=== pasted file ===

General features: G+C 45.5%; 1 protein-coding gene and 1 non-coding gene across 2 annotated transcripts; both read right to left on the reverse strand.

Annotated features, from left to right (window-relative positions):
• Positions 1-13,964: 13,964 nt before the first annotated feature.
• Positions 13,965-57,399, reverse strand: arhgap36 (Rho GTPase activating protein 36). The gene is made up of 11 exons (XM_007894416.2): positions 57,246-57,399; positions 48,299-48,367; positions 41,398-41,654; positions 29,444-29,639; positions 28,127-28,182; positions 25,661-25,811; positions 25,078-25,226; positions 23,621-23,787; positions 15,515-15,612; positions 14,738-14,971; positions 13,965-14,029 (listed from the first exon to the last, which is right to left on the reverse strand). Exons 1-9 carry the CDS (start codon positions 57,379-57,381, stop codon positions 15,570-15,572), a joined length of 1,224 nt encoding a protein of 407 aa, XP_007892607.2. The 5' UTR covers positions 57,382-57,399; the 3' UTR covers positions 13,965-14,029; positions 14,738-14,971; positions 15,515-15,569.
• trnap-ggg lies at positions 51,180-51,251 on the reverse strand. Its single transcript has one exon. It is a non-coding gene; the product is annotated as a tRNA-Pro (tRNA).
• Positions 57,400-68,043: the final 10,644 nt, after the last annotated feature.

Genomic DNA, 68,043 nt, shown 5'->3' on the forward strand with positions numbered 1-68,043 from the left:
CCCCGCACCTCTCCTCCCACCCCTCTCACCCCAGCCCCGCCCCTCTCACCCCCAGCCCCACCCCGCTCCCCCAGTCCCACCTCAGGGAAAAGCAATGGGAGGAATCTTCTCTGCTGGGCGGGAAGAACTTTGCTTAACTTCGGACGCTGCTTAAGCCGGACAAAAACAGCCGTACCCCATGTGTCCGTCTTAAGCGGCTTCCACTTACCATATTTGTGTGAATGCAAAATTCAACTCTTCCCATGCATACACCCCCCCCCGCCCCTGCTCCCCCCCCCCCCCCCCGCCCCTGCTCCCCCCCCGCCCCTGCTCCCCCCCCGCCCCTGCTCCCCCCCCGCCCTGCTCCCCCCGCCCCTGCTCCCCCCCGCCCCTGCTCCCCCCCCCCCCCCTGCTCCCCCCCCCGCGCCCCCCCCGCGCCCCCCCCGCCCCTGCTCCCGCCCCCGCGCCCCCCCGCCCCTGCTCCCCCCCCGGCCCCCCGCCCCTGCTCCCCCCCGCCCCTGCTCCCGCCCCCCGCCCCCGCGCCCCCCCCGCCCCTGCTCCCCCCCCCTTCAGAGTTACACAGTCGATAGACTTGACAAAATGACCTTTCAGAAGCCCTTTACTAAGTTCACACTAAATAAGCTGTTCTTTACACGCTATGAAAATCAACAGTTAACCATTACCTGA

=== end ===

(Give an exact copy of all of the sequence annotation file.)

General features: G+C 45.5%; 1 protein-coding gene and 1 non-coding gene across 2 annotated transcripts; both read right to left on the reverse strand.

Annotated features, from left to right (window-relative positions):
• Positions 1-13,964: 13,964 nt before the first annotated feature.
• Positions 13,965-57,399, reverse strand: arhgap36 (Rho GTPase activating protein 36). The gene is made up of 11 exons (XM_007894416.2): positions 57,246-57,399; positions 48,299-48,367; positions 41,398-41,654; positions 29,444-29,639; positions 28,127-28,182; positions 25,661-25,811; positions 25,078-25,226; positions 23,621-23,787; positions 15,515-15,612; positions 14,738-14,971; positions 13,965-14,029 (listed from the first exon to the last, which is right to left on the reverse strand). Exons 1-9 carry the CDS (start codon positions 57,379-57,381, stop codon positions 15,570-15,572), a joined length of 1,224 nt encoding a protein of 407 aa, XP_007892607.2. The 5' UTR covers positions 57,382-57,399; the 3' UTR covers positions 13,965-14,029; positions 14,738-14,971; positions 15,515-15,569.
• trnap-ggg lies at positions 51,180-51,251 on the reverse strand. Its single transcript has one exon. It is a non-coding gene; the product is annotated as a tRNA-Pro (tRNA).
• Positions 57,400-68,043: the final 10,644 nt, after the last annotated feature.

Genomic DNA, 68,043 nt, shown 5'->3' on the forward strand with positions numbered 1-68,043 from the left:
CCCCGCACCTCTCCTCCCACCCCTCTCACCCCAGCCCCGCCCCTCTCACCCCCAGCCCCACCCCGCTCCCCCAGTCCCACCTCAGGGAAAAGCAATGGGAGGAATCTTCTCTGCTGGGCGGGAAGAACTTTGCTTAACTTCGGACGCTGCTTAAGCCGGACAAAAACAGCCGTACCCCATGTGTCCGTCTTAAGCGGCTTCCACTTACCATATTTGTGTGAATGCAAAATTCAACTCTTCCCATGCATACACCCCCCCCCGCCCCTGCTCCCCCCCCCCCCCCCCGCCCCTGCTCCCCCCCCGCCCCTGCTCCCCCCCCGCCCCTGCTCCCCCCCCGCCCTGCTCCCCCCGCCCCTGCTCCCCCCCGCCCCTGCTCCCCCCCCCCCCCCTGCTCCCCCCCCCGCGCCCCCCCCGCGCCCCCCCCGCCCCTGCTCCCGCCCCCGCGCCCCCCCGCCCCTGCTCCCCCCCCGGCCCCCCGCCCCTGCTCCCCCCCGCCCCTGCTCCCGCCCCCCGCCCCCGCGCCCCCCCCGCCCCTGCTCCCCCCCCCTTCAGAGTTACACAGTCGATAGACTTGACAAAATGACCTTTCAGAAGCCCTTTACTAAGTTCACACTAAATAAGCTGTTCTTTACACGCTATGAAAATCAACAGTTAACCATTACCTGA